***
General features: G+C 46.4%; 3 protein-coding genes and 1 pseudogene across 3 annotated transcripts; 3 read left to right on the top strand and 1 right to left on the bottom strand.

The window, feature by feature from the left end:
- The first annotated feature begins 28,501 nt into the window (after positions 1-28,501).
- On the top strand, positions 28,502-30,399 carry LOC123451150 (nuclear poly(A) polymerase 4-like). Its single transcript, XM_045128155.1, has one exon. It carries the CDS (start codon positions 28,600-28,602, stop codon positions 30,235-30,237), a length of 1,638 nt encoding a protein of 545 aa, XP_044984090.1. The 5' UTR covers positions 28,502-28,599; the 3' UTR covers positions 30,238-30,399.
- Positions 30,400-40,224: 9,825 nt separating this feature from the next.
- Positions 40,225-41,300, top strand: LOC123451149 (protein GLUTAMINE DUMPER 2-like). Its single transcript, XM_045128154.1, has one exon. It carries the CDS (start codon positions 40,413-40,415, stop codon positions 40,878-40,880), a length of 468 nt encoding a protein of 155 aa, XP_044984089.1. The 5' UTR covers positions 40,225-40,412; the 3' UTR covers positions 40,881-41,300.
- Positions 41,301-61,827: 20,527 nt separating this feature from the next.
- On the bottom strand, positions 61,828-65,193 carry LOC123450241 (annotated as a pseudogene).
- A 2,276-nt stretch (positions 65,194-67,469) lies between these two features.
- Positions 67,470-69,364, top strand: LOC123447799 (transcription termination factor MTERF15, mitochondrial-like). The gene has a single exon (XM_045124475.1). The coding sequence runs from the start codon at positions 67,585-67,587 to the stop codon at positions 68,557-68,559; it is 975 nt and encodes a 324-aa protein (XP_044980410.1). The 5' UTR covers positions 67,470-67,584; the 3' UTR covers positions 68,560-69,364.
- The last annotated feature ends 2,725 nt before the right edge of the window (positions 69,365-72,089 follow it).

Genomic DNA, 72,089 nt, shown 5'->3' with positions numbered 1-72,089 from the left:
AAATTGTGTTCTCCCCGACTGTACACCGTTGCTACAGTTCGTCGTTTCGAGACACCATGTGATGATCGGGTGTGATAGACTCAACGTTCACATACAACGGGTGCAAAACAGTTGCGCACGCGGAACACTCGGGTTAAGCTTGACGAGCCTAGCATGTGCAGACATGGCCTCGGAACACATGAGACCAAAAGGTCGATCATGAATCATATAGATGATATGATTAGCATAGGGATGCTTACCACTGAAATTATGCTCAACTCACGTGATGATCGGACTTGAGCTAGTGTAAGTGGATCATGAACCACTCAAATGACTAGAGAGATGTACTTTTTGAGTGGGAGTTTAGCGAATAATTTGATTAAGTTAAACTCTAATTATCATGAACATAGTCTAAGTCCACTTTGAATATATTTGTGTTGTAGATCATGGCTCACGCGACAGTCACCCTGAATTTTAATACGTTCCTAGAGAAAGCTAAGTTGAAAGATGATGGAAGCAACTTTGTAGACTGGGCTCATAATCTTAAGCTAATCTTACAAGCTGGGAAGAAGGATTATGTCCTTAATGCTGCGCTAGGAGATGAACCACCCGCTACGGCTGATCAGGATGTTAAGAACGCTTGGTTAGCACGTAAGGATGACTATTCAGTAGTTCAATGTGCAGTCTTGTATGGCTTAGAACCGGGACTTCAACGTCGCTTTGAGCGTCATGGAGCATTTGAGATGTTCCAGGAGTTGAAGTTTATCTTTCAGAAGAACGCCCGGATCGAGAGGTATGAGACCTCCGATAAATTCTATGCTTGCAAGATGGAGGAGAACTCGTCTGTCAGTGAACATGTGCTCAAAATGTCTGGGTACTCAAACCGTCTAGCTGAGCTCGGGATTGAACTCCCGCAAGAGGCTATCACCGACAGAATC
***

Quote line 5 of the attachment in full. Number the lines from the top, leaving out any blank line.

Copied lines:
- Positions 30,400-40,224: 9,825 nt separating this feature from the next.